Keep-going-backability

Evernote is an application for MAC, Windows, Android, and iOS. It lets you make notes and “clip” web pages and other documents you might want to come back to. It is very searchable. It has a revised version, just released.

I started using Evernote a few months ago. I like it (*) and would happily explain its benefits, but, though I still use it occasionally, I find that I return to it less and less.

It seems that this is the fate of many well-conceived and well-implemented applications – despite their positive qualities, they do not integrate themselves into our daily lives, and gradually drift out of use. Given that the apps rely on advertising support – or else freemium-to-premium paid upgrade, as in the case of Evernote – they need to stay in use if they are to succeed.

Some apps or websites achieve their “keep-going-backability” by addicting the user to interactive behavior – especially social behavior – FaceBook being a key example. Others aim for simplicity, and try to serve a need that you have many times a day (Google search). Another method might be to hook people on a repetitive narrative, like a TV soap opera – though this seems less common in tech, unless you argue that viewing Twitter-feeds, or reading Internet news, is analogous, being forms of Internet-based repetitive entertainment. Similarly, games can be addicting.

The fact is that the number of apps or web-sites that can “hook” the user in this kind of way, and so become habitual and entrenched in the user’s day, is probably not more than 7-9 per person. So one of the things that we are discussing most intently as we brainstorm new startup ideas is – how do we achieve that “keep-going-backability” that makes the difference between success and failure?

(*) Slight caveat on Evernote, I did have some bad experience with their Android app, which did put me off a bit, even though it is working now. Avoiding supporting too many platforms, not all of which work well, is another, rather more humdrum, lesson.

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4 Comments

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4 responses to “Keep-going-backability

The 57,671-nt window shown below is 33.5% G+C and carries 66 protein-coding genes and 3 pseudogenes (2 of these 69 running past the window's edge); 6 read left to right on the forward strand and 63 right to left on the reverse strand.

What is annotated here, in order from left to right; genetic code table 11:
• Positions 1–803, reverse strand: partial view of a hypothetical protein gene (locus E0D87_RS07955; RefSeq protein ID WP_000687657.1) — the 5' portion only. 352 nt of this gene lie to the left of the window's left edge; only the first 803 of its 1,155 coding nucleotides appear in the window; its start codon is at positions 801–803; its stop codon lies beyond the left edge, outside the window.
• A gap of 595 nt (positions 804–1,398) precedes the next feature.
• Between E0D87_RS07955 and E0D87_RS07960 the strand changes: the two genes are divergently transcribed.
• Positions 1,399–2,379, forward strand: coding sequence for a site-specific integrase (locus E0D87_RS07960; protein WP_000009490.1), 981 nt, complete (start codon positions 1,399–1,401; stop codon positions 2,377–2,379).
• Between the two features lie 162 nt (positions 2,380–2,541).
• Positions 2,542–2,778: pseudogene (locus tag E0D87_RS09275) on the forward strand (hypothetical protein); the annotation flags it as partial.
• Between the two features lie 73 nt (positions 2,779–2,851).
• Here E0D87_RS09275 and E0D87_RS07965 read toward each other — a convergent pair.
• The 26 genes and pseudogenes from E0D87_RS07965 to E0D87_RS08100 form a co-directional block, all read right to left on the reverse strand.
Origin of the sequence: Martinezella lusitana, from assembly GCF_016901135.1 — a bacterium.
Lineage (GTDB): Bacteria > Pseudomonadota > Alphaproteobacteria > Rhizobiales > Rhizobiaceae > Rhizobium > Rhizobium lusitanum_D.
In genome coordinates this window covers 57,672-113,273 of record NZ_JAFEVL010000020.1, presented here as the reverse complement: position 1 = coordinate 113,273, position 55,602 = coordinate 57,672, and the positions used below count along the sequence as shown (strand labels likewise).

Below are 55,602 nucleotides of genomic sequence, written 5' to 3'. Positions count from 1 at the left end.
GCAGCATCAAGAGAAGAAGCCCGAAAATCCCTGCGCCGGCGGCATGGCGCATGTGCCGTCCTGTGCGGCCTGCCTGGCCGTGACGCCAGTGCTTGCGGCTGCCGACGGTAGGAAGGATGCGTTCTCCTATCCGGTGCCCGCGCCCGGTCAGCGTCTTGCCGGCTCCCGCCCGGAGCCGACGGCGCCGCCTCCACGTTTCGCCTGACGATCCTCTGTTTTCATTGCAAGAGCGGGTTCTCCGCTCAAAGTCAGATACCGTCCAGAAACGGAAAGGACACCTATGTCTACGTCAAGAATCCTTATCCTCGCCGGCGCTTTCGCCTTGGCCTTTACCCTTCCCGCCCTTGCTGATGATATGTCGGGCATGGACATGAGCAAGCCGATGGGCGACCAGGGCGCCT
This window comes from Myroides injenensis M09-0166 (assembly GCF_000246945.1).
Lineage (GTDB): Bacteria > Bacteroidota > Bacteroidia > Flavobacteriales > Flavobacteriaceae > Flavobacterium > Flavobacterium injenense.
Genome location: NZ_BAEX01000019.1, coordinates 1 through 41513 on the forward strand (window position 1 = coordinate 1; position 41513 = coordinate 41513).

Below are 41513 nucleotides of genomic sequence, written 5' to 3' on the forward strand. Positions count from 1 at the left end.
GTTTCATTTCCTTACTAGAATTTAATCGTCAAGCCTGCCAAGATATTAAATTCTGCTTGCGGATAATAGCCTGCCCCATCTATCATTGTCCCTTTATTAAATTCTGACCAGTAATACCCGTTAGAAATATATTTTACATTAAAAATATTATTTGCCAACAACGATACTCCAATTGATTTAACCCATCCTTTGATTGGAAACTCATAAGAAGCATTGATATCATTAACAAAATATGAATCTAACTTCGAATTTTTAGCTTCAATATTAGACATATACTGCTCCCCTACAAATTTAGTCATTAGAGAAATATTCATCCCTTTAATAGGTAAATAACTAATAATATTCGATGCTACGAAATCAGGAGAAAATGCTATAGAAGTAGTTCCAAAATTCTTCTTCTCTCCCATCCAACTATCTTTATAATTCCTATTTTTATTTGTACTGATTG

1. Good post, Duncan, made me think about some possible differences.

    The thing about Evernote (and GTD, and many more personal productivity tools) is that they are about creating and maintaining good habits. Good habit formation needs reinforcement, and Evernote doesn’t have any negative reinforcement (you just go back to what you did before) and only a weak positive reinforcment (you feel good about stuff). Today’s idea on Alphalist (http://alphalist.co/) was another such example of an augmented memory tool and I thought it wasn’t great for the same reason as Evernote.

    When you use Facebook you get reinforcement in the form of novel information from your circle of friends. Same is true when you log into a music site such as Hype Machine. Google gives reinforcement in that you get search results for stuff you want. Amazon does it by recommendations. We’re suckers for novel stimuli, and it will always attract you back.

    So you’re right there’s Psychology involved. Except it isn’t “addiction”, it’s “learning”. I would say this is also involved when people talk about Gamification of a web site or application – the “fun part” provides the reinforcer.

    • Nice comment, Paul (hope you’re well, btw!)
      I guess I’m also not sure “learning” is the right word. I “learned” to use EverNote, gradually using it more, but then my usage trailed off again. Your word “reinforcement” is a good one, though, the app has to train the user, creating and sustaining new habits in the user that go beyond the user learning how to operate the app.
      Perhaps addiction is just a dramatic form of self-sustaining reinforcement?

  2. Hi have just come across your blog.

    Stickiness is an interesting challenge. It’s one we are facing right now for our new team brainstorm app (shameless plug): http://groupzap.com.

    Do we add social features (it’s already got realtime interaction)? How do qet single users to experience the app with someone else, (as that’s when things get interesting) and still rely on the interaction being relevant and of quality and not just random?

    Do we irritate with a barrage of 3/7/10/14/30 day emails? Stump up for advertising?

    Would love your feedback!

    Benjamin

    • Hi Benjamin – thanks for the thought.
      I also wondered about emails as a pro-active prompt. As your phrasing suggests (“…irritate with a barrage…”) that had better be something that adds value for the user.
      More broadly, perhaps there is a way to integrate GroupZap with already-existing work habits – for instance, providing summary + agenda type information that could be used in a weekly review meeting, or daily stand-up meeting, or just to keep everyone one the same page regularly? That could be an email, too, to make it pro-active as per previous thought.
      Good luck – D.
      P.S. Apologies if you do all this already, I’m not previously familiar with the app.